Part #:

Model: RT-4001




Radar Transceiver

Part Number :

  • Radar receiver/transmitter used in Primus 400 and Primus 400SL Radar Systems
  • Housed in short 1/2-ATR case
  • 10kw peak nominal power output
Dimensions: 5.01"W x 7.615"H x 15.5"D Weight: 16.2
TSO: Category D2AJXXXXXXCBBBB Operating Frequency: X-Band, 9345 +-30 MHz
Part NumberRadar R/T Description:
MI-585200 Can be used with either 12" or 18" antenna array (must request 18" interface when ordering)
MI-585200-01 Can be used with 18" antenna array ONLY


- Radar Transceiver

NSN: 5826-01-361-2022

Price Condition Status
- Radar R/T
Price Condition Status

Click on a question below to see the answer. If you have a question about this model that is not answered below, please contact

Weather radar transceivers use a magnetron which is basically a cathode emission device. The magnetron is subject to deteriorization due to aging. Therefore, it is recommended to perform some type of periodic maintenance to detect and correct the effects of aging. This reduces the chance of an in-service failure.

An annual, routine test of the following parameters should made:

- Power output
- Transmitter frequency
- AFC voltage
- Sensitivity (MDS)

Ideally, the test should take place between December and March prior to the peak thunderstorm season.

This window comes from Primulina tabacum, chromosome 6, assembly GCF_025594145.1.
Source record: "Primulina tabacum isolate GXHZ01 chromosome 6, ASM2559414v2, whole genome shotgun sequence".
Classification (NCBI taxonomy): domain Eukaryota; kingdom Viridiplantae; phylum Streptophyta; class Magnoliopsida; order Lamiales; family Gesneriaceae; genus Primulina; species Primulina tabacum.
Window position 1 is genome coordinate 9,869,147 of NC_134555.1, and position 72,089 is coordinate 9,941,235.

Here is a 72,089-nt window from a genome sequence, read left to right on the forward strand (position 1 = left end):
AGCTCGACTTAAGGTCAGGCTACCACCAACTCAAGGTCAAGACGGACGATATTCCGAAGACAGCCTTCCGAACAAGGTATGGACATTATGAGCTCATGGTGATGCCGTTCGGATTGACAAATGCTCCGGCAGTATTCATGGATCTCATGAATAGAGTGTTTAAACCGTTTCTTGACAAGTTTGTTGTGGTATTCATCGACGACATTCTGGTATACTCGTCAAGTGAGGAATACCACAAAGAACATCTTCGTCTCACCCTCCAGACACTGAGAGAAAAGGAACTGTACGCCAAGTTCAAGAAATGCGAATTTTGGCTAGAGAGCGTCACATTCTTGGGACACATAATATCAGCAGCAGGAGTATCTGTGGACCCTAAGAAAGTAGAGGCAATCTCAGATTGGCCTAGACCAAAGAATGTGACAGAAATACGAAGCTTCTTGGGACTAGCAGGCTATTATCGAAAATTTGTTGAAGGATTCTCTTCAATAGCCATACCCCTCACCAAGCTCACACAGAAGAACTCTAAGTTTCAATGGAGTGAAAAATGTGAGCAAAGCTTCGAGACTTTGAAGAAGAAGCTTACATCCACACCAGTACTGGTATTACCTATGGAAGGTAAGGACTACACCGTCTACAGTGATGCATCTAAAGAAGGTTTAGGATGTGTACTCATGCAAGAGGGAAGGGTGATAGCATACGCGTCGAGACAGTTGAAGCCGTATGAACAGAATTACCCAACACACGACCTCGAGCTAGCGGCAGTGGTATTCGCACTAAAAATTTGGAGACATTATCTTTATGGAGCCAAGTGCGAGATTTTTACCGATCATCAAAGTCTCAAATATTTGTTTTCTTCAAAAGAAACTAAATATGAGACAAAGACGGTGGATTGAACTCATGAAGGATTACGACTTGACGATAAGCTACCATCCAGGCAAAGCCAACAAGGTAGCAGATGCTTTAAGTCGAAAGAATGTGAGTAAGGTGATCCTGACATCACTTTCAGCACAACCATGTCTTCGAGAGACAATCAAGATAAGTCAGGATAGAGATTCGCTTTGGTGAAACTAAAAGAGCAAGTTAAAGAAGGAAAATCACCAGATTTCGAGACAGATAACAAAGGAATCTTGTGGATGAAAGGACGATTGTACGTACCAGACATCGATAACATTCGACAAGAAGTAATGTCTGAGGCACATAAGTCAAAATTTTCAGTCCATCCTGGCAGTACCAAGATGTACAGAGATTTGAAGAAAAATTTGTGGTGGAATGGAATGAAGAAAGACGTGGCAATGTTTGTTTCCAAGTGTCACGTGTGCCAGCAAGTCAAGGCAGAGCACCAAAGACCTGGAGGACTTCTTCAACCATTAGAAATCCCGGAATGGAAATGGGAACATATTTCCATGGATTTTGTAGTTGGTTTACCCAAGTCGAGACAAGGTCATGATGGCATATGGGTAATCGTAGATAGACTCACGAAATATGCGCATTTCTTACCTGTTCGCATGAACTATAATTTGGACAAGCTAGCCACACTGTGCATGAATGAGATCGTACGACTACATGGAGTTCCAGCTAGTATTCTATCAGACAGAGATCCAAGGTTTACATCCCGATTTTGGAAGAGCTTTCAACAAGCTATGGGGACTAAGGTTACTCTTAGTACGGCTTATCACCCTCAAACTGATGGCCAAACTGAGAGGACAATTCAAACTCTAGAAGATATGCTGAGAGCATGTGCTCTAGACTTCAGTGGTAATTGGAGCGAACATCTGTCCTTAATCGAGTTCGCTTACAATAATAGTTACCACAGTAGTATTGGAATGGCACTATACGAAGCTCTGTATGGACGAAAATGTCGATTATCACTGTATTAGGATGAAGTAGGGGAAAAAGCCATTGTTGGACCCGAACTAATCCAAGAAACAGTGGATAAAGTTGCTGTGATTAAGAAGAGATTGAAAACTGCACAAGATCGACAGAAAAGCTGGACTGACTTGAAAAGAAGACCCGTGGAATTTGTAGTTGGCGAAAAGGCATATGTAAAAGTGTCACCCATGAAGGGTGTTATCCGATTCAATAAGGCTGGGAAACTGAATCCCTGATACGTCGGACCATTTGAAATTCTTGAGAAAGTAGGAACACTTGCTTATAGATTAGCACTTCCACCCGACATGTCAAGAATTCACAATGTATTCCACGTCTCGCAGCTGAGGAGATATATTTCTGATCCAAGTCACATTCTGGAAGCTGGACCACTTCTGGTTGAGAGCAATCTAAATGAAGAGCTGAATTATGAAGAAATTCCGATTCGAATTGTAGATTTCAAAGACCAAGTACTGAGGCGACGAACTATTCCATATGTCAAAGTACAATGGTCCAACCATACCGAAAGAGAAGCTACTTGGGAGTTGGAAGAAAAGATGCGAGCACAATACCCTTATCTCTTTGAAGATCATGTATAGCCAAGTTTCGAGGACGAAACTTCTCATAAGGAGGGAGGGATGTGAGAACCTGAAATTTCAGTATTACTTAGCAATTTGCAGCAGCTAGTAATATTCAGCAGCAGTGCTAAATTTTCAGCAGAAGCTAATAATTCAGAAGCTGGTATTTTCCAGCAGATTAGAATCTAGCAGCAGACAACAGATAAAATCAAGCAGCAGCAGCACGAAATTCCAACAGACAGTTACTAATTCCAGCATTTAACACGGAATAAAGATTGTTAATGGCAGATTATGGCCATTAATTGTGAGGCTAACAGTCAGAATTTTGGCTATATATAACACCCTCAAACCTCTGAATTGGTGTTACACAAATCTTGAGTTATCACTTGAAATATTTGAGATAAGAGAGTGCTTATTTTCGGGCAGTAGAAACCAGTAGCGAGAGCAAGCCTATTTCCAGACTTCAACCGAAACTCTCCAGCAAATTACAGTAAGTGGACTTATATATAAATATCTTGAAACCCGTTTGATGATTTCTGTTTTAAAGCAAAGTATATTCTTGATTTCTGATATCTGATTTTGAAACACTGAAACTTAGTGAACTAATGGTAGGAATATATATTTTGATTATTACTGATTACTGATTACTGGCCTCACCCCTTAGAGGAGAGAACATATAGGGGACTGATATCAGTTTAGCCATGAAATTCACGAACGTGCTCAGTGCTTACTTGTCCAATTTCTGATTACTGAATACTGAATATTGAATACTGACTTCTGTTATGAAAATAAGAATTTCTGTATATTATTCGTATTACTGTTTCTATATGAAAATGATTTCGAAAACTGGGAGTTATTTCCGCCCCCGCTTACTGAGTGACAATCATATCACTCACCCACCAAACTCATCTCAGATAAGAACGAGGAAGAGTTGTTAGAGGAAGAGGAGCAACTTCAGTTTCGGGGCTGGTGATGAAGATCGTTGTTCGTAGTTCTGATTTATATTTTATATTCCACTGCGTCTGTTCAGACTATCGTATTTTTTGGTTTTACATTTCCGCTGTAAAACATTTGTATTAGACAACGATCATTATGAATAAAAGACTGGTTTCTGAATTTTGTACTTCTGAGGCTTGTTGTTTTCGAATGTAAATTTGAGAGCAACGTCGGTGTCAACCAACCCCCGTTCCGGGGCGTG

Radar stabilization uses an aircraft's vertical gyro (if equipped) to maintain the selected radar antenna beam relative to the horizon. Therefore, while in a turn, the radar will maintain the selected tilt angle instead of changing in relation to turn.
As of January 2010, the only Multi Function Displays that are compatible with the Primus 300 or Primus 400 radar systems are the Honeywell MFRD and the Universal MFD-640. For pricing and additional information on these MFDs, please submit an RFQ to SEA today.

Negotiating the exchange price of a unit only limits the allowable repair cap for the core unit. Southeast Aerospace's exchange transactions are based on the return of economically repairable core unit. Once the core is received and evaluated, the core repair cost incurred by SEA cannot exceed 75% of the original exchange price. That is, it cannot cost SEA more than 75% of the original OH/SV exchange price collected from the customer. Therefore, when and if an SEA exchange price is discounted, there is a risk that additional charges may be assessed once the core is returned and evaluated.

For more information, please refer to these other Exchange FAQs